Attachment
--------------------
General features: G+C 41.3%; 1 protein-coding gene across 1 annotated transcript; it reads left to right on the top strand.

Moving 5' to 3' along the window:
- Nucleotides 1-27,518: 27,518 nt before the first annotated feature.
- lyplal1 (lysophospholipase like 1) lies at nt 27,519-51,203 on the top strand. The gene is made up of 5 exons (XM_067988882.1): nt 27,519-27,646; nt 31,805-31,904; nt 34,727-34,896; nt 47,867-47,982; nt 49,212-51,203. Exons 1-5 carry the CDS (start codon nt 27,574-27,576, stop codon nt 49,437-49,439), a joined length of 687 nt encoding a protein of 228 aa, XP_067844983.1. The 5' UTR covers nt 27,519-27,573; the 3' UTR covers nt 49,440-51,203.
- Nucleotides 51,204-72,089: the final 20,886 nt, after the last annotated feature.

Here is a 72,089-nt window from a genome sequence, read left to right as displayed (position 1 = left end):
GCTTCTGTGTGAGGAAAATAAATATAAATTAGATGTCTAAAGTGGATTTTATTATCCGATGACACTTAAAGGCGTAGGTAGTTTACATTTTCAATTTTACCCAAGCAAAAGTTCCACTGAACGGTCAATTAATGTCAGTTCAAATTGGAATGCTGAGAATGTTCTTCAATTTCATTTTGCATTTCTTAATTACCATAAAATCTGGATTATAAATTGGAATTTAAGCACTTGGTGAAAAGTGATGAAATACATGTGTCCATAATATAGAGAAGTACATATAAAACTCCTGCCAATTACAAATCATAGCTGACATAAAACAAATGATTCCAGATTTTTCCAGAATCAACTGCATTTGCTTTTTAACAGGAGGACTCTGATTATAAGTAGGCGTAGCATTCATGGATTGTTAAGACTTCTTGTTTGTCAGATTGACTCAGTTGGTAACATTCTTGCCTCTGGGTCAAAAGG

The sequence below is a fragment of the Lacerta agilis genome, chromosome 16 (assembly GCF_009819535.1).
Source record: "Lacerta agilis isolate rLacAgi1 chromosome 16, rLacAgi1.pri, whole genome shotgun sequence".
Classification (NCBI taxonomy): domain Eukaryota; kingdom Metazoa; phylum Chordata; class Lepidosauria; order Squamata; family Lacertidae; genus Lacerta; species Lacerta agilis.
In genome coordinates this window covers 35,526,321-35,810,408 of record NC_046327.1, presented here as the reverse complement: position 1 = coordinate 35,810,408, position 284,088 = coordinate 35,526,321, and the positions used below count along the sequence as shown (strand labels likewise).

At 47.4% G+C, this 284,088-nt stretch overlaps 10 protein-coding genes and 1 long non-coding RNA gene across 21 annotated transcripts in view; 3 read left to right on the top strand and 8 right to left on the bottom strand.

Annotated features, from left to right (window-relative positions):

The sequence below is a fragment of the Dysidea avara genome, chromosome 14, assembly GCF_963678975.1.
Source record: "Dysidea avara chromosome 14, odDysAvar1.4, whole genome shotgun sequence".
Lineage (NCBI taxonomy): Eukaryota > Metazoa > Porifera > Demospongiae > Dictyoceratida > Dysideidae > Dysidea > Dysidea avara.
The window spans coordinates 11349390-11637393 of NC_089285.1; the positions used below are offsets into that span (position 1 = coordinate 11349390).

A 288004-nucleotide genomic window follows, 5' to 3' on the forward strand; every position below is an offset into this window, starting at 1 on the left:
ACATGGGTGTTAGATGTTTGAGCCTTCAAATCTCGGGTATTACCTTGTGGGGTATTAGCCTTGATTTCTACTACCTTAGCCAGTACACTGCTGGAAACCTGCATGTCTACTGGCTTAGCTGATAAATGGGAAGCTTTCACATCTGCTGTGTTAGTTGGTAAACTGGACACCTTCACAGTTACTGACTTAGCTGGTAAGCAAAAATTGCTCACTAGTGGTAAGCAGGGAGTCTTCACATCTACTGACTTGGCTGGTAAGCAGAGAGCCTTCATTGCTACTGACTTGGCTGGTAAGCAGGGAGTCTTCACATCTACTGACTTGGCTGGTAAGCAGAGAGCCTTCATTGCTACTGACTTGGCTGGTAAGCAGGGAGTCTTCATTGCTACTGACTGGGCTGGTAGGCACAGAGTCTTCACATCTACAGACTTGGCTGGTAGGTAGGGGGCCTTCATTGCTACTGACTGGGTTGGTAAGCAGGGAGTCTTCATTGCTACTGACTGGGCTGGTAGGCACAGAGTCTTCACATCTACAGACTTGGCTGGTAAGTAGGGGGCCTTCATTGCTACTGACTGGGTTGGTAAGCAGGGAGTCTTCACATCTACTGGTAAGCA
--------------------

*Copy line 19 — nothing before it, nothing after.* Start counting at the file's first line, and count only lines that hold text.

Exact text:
ACATGGGTGTTAGATGTTTGAGCCTTCAAATCTCGGGTATTACCTTGTGGGGTATTAGCCTTGATTTCTACTACCTTAGCCAGTACACTGCTGGAAACCTGCATGTCTACTGGCTTAGCTGATAAATGGGAAGCTTTCACATCTGCTGTGTTAGTTGGTAAACTGGACACCTTCACAGTTACTGACTTAGCTGGTAAGCAAAAATTGCTCACTAGTGGTAAGCAGGGAGTCTTCACATCTACTGACTTGGCTGGTAAGCAGAGAGCCTTCATTGCTACTGACTTGGCTGGTAAGCAGGGAGTCTTCACATCTACTGACTTGGCTGGTAAGCAGAGAGCCTTCATTGCTACTGACTTGGCTGGTAAGCAGGGAGTCTTCATTGCTACTGACTGGGCTGGTAGGCACAGAGTCTTCACATCTACAGACTTGGCTGGTAGGTAGGGGGCCTTCATTGCTACTGACTGGGTTGGTAAGCAGGGAGTCTTCATTGCTACTGACTGGGCTGGTAGGCACAGAGTCTTCACATCTACAGACTTGGCTGGTAAGTAGGGGGCCTTCATTGCTACTGACTGGGTTGGTAAGCAGGGAGTCTTCACATCTACTGGTAAGCA